Mediastinum

mediastinalposterior mediastinumanterior mediastinumsuperior mediastinumthoracic planemediastinal structuresmiddle compartmentmiddle compartment of the chestmédiastinposterior mediastinal
The mediastinum (from Medieval Latin mediastinus, "midway" ) is the central compartment of the thoracic cavity surrounded by loose connective tissue, as an undelineated region that contains a group of structures within the thorax.wikipedia
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Heart

cardiachuman heartapex of the heart
The mediastinum contains the heart and its vessels, the esophagus, trachea, phrenic and cardiac nerves, the thoracic duct, thymus and lymph nodes of the central chest.
In humans, the heart is located between the lungs, in the middle compartment of the chest.

Thoracic cavity

chest cavityintrathoracicthoracic
The mediastinum (from Medieval Latin mediastinus, "midway" ) is the central compartment of the thoracic cavity surrounded by loose connective tissue, as an undelineated region that contains a group of structures within the thorax.
The central compartment of the thoracic cavity is the mediastinum.

Esophagus

oesophagusesophageallower esophageal sphincter
The mediastinum contains the heart and its vessels, the esophagus, trachea, phrenic and cardiac nerves, the thoracic duct, thymus and lymph nodes of the central chest. These conditions frequently accompany Boerhaave syndrome, or spontaneous esophageal rupture.
It begins at the back of the mouth, passing downwards through the rear part of the mediastinum, through the diaphragm, and into the stomach.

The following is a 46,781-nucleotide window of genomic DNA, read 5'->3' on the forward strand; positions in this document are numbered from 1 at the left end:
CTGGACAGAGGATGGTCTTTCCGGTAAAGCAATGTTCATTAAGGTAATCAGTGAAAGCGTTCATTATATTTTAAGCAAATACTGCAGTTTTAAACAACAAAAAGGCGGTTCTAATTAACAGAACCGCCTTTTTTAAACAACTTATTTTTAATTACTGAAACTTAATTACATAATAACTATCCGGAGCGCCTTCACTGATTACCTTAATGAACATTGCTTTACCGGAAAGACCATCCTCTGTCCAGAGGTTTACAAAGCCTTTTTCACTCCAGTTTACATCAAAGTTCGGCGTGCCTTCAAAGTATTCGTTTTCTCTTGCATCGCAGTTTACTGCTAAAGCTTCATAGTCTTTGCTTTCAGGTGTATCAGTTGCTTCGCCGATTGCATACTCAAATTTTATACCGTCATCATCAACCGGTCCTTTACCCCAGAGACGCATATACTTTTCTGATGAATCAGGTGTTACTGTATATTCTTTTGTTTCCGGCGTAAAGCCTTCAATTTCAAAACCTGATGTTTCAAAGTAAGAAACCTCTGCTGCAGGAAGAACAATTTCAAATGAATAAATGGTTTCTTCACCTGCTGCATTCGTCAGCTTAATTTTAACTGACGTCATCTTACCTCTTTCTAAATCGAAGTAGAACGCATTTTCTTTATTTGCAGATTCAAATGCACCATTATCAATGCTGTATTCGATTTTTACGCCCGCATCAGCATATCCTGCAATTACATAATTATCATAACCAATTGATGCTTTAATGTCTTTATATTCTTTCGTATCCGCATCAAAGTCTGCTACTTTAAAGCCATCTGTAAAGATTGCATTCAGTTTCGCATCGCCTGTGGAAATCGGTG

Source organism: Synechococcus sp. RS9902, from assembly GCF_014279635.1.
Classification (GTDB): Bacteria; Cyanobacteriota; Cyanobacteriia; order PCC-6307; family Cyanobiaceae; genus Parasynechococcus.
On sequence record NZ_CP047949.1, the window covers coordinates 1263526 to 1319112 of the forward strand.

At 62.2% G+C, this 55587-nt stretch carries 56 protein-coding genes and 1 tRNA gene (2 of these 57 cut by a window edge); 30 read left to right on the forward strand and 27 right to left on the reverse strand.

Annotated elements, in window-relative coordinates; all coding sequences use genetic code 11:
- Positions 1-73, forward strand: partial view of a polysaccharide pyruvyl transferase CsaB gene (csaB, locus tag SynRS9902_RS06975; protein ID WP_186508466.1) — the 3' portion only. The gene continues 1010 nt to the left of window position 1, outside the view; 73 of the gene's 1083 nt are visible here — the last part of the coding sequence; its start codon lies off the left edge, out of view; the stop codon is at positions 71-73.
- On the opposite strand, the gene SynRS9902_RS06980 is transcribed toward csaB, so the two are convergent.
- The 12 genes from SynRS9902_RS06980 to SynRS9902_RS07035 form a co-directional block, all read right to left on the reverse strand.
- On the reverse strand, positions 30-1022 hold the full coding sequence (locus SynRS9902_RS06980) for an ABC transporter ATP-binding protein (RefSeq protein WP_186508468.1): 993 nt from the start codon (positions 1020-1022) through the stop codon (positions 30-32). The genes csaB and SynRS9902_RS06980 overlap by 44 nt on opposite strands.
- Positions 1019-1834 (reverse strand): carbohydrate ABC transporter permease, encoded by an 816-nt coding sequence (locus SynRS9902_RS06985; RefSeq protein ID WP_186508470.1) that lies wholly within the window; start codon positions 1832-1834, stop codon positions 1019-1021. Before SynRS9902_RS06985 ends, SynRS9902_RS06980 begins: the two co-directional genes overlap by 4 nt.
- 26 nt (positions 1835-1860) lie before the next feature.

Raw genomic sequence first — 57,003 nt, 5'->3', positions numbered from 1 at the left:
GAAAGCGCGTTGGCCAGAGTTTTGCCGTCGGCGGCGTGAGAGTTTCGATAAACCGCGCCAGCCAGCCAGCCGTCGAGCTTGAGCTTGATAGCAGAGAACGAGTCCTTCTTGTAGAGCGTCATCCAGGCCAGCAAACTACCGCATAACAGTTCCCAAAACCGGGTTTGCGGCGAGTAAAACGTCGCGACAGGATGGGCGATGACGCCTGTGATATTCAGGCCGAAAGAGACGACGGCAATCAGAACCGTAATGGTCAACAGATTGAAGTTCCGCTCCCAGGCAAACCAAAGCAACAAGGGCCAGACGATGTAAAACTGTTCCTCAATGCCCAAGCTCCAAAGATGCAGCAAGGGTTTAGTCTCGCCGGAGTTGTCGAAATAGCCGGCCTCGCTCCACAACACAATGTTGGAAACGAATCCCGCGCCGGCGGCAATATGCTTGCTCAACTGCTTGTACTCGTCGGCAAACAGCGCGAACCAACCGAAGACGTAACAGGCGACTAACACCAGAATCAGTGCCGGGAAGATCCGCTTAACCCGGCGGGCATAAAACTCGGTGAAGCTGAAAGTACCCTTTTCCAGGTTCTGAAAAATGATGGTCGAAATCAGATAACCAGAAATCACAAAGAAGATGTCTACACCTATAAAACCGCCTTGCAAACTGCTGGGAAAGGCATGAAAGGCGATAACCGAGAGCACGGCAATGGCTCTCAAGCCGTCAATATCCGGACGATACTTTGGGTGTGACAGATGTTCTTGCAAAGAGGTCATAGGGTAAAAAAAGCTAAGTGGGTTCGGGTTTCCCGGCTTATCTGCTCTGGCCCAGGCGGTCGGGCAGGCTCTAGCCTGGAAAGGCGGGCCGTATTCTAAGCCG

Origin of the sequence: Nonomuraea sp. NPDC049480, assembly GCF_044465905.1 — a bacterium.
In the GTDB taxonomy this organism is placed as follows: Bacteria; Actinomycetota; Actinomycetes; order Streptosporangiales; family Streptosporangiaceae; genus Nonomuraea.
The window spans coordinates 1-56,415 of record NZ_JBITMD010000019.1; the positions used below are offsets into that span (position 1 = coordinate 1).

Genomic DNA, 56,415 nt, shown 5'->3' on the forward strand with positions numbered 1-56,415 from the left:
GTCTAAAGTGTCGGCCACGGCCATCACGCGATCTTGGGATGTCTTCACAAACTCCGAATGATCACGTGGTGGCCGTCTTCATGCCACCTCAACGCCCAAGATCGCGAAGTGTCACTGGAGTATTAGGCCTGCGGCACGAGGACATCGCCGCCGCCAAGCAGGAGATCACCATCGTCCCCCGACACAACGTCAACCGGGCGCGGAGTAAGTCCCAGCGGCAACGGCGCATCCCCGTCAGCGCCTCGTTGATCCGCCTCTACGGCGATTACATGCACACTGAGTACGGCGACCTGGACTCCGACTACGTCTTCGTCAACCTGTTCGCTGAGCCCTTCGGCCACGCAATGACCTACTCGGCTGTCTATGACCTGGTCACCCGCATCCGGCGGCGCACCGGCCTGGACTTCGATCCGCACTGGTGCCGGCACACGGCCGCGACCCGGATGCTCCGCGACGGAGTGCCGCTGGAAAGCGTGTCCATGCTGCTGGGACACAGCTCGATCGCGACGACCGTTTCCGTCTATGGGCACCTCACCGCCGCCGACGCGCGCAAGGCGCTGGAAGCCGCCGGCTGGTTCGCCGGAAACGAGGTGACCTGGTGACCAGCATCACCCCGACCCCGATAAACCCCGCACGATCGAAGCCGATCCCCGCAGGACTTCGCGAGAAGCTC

Lung

lungspulmonaryright lung
It is surrounded by the chest wall in front, the lungs to the sides and the spine at the back.
It begins in the lower oblique fissure near the posterior border of the lung, and, running horizontally forward, cuts the anterior border on a level with the sternal end of the fourth costal cartilage; on the mediastinal surface it may be traced backward to the hilum.

Brachiocephalic artery

brachiocephalic trunkinnominate arterybrachiocephalic
brachiocephalic artery
The brachiocephalic artery (or brachiocephalic trunk or innominate artery) is an artery of the mediastinum that supplies blood to the right arm and the head and neck.

Common carotid artery

carotidcarotid arteriescarotid artery
thoracic portions of the left common carotid and the left subclavian
It originates directly from the aortic arch, and travels upward through the superior mediastinum to the level of the left sternoclavicular joint.

Thoracic duct

lymph ducts
The mediastinum contains the heart and its vessels, the esophagus, trachea, phrenic and cardiac nerves, the thoracic duct, thymus and lymph nodes of the central chest.
It traverses the diaphragm at the aortic aperture and ascends the superior and posterior mediastinum between the descending thoracic aorta (to its left) and the azygos vein (to its right).

Thoracic inlet

superior thoracic aperturepassageway from the lower neck to the armpitthoracic aperture
The superior mediastinum starts at the superior thoracic aperture and ends at the thoracic plane.
Superior to the thoracic inlet is the root of the neck, and the superior mediastinum is inferiorly related.

Pericardium

epicardiumpericardialpericardial cavity
The inferior mediastinum from this level to the diaphragm. This lower part is subdivided into three regions, all relative to the pericardium – the anterior mediastinum being in front of the pericardium, the middle mediastinum contains the pericardium and its contents, and the posterior mediastinum being behind the pericardium.
The pericardium fixes the heart to the mediastinum, gives protection against infection and provides the lubrication for the heart.

Aortic arch

arch of the aortaaortic knobisthmus of aorta
aortic arch
The arch of the Aorta lies within the mediastinum.

Pulmonary artery

pulmonary arteriespulmonary trunkpulmonary
the pulmonary trunk dividing into its two branches